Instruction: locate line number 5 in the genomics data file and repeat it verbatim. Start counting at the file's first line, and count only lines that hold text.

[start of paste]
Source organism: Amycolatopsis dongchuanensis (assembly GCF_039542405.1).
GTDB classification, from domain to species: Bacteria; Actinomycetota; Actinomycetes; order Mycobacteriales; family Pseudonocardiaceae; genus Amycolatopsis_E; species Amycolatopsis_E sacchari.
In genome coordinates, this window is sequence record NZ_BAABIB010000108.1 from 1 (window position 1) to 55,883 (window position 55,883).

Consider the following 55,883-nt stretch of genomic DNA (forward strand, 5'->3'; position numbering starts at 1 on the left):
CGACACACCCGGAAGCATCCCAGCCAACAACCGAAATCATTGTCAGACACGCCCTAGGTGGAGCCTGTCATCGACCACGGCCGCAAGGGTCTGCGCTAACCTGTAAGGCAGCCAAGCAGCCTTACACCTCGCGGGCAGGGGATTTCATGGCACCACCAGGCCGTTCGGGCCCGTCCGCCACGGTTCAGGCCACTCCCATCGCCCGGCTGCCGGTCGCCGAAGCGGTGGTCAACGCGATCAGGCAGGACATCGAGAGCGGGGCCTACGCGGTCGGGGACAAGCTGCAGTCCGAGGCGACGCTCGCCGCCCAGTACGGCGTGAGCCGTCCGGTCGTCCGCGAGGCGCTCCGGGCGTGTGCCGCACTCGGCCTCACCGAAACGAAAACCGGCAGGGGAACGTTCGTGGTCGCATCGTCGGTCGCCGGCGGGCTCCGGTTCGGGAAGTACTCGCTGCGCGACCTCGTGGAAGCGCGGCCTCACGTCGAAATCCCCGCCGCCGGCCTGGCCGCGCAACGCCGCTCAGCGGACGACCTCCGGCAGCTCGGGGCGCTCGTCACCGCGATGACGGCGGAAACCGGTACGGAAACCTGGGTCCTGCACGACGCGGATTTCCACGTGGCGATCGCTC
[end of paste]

CGACACACCCGGAAGCATCCCAGCCAACAACCGAAATCATTGTCAGACACGCCCTAGGTGGAGCCTGTCATCGACCACGGCCGCAAGGGTCTGCGCTAACCTGTAAGGCAGCCAAGCAGCCTTACACCTCGCGGGCAGGGGATTTCATGGCACCACCAGGCCGTTCGGGCCCGTCCGCCACGGTTCAGGCCACTCCCATCGCCCGGCTGCCGGTCGCCGAAGCGGTGGTCAACGCGATCAGGCAGGACATCGAGAGCGGGGCCTACGCGGTCGGGGACAAGCTGCAGTCCGAGGCGACGCTCGCCGCCCAGTACGGCGTGAGCCGTCCGGTCGTCCGCGAGGCGCTCCGGGCGTGTGCCGCACTCGGCCTCACCGAAACGAAAACCGGCAGGGGAACGTTCGTGGTCGCATCGTCGGTCGCCGGCGGGCTCCGGTTCGGGAAGTACTCGCTGCGCGACCTCGTGGAAGCGCGGCCTCACGTCGAAATCCCCGCCGCCGGCCTGGCCGCGCAACGCCGCTCAGCGGACGACCTCCGGCAGCTCGGGGCGCTCGTCACCGCGATGACGGCGGAAACCGGTACGGAAACCTGGGTCCTGCACGACGCGGATTTCCACGTGGCGATCGCTC